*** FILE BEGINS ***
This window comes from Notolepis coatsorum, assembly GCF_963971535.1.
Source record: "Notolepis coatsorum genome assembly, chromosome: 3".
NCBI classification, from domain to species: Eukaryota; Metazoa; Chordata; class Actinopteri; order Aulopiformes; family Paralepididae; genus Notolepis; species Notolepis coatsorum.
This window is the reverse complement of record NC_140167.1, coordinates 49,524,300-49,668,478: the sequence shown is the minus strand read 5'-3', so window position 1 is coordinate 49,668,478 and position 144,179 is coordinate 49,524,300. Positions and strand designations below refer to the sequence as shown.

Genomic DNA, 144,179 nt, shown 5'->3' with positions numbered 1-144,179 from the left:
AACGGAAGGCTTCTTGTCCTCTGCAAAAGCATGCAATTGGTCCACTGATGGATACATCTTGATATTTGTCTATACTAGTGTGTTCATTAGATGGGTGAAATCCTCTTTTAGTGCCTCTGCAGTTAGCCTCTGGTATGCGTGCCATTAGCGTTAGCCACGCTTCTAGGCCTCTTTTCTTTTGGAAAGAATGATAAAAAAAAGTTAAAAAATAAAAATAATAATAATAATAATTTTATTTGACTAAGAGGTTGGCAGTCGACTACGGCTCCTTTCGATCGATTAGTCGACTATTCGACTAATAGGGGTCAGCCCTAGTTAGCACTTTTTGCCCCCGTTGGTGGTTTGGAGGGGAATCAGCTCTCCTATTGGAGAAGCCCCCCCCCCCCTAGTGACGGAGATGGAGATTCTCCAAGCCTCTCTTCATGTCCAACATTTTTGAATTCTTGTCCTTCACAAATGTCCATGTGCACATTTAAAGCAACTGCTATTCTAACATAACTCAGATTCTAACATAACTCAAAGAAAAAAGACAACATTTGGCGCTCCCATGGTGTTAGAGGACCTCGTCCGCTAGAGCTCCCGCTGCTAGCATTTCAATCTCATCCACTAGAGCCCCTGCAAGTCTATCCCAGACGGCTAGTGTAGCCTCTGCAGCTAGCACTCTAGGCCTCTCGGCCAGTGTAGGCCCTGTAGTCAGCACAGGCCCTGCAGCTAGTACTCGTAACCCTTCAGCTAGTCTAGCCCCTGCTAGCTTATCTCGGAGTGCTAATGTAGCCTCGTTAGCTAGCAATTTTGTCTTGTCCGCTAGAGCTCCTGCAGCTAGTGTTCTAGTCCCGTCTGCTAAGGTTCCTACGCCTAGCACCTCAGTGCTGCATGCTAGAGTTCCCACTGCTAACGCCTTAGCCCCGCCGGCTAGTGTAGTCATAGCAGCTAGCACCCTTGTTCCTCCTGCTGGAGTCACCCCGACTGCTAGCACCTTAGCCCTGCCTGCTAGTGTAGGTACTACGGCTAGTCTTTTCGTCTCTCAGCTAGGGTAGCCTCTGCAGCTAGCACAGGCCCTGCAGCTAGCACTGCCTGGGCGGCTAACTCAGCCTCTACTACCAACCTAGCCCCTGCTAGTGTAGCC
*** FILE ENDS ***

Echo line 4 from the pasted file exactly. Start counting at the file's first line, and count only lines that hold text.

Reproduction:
This window is the reverse complement of record NC_140167.1, coordinates 49,524,300-49,668,478: the sequence shown is the minus strand read 5'-3', so window position 1 is coordinate 49,668,478 and position 144,179 is coordinate 49,524,300. Positions and strand designations below refer to the sequence as shown.